Nutrition Counseling & Personal Training
Health  ✧   Healing  ✧  Wellness
Home Locations Contact Us
EMAIL:     PHONE:  206.789.6440

Nutrition & Fitness Newsletter

Manage Muscle Soreness & Tightness

As we come off of summer vacation mode, you may have experienced or will experience sore or tight muscles.  This can occur with both increased activity, a new activity or desk sitting.  When you try a new activity or progress an exercise program this soreness comes from micro tears in the muscles which usually appear 24-72 hours after the activity.  This is called delayed onset muscles soreness (DOMS) which usually resolves after a day or so as the muscle builds and recovers.  The other type soreness can be the result of inactivity, such as being in an immobile position for a long period of time.  Have you been in "couch potato" mode, binge watching your favorite show? Or working long hours at your desk?  The best way to prevent or alleviate this muscle tightness or soreness depends the source of the problem.


Addressing soreness from a new activity or exercise:

  • Prevention— Don't be a "weekend warrior", going all out on exercise or activity on weekends on your days off.  The worst DOMS can prevented with proper training and gradually ramping up.  Depending in your current fitness level start there and gradually increase the intensity or duration, that's what training is all about.  Consider working with a personal trainer to help prepare you for a new activity or progressing a current one.  Expect that there will be some amount of soreness from a new activity or as you change the intensity of a current one.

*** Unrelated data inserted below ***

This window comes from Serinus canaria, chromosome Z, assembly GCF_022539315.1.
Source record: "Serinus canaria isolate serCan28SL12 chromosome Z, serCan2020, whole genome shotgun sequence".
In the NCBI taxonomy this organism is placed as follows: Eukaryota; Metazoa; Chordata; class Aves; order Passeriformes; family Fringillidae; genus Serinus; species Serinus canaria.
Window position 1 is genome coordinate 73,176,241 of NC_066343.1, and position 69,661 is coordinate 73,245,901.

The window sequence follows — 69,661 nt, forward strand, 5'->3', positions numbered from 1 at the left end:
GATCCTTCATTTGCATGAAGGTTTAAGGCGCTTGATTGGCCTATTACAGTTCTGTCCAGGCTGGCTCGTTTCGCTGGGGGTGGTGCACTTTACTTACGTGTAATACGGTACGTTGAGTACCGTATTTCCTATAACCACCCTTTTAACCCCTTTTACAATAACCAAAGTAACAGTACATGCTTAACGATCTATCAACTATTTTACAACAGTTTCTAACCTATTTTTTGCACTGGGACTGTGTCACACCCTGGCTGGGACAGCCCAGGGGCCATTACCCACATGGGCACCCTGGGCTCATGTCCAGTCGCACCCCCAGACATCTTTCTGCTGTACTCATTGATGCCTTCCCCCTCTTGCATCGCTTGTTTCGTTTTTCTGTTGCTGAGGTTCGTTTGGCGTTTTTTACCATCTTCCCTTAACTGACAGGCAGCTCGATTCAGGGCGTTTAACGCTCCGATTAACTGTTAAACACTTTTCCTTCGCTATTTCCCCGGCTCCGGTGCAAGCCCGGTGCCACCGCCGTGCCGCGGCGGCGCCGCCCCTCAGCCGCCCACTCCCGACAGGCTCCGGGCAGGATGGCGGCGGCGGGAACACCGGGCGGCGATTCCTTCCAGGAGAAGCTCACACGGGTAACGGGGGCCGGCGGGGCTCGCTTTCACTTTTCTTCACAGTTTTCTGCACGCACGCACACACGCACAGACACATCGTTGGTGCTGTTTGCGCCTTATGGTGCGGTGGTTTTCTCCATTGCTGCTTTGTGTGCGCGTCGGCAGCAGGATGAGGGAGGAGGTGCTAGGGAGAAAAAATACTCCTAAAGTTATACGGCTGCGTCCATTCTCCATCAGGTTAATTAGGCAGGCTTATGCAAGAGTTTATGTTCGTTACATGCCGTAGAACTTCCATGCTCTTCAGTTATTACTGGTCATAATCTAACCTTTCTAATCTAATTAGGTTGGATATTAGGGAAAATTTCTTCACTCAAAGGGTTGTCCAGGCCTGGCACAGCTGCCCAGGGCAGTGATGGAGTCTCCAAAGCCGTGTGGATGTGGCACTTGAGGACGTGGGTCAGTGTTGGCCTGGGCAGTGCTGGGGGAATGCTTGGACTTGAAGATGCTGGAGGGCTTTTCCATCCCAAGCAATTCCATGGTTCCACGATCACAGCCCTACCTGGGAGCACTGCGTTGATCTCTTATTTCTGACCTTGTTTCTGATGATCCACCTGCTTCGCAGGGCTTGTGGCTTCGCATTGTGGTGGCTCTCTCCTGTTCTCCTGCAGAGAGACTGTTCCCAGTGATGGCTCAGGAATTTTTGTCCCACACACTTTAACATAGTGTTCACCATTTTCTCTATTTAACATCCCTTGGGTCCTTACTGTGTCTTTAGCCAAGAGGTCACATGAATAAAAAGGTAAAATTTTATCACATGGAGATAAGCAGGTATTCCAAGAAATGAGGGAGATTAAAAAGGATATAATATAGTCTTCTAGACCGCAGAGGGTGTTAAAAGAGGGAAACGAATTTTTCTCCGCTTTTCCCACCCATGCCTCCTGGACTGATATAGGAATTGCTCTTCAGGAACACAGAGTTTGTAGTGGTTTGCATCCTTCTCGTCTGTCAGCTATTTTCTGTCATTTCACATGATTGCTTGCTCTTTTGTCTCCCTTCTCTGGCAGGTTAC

• Evaluate—First evaluate how bad is the pain. Is it painful to move, is it just a nuisance?  If so, the soreness should resolve in a day or two.  Are you having problems doing your usual daily activities or the pain is lasting more than 3 days?  This may be an actual injury which may require a doctor's visit to have it evaluated.

  • Post-Exercise—After exercising take at least 10 minutes to stretch and/or use a foam roller on the muscles you just worked.  This may prevent the some of the stiffness felt afterwards.  A massage could also help.

  • Continued Exercise— If the pain is going to compromise the way your move, don't continue to perform that activity.  Trying to work through pain/soreness could cause additional problems if you can't more properly.  A different lighter activity that you can complete in good form is beneficial to work out some of the soreness.

  • Overtraining— Consider if the pain is a symptom of overtraining.  If you've been training consistently and notice your performance is not improving or getting worse, this could suggest you need to take a recovery break from that activity.  You'll notice an improvement after a much deserved break to let your body recover.

Addressing soreness or stiffness from inactivity:

  • Inactivity Breaks— Set up hourly intervals to take breaks from inactivity to move and stretch.  Long periods of inactivity can lead to shortened and weakened muscles.  Additionally, it can worsen your posture, leading to long term issues with pain.

  • Posture—Are you slouching, letting your shoulders fall forward?  If yes, a chest stretch is in order.  Interlace your fingers behind your back and pull the arms away from your body for a chest stretch. Hold this stretch for 20-30 seconds.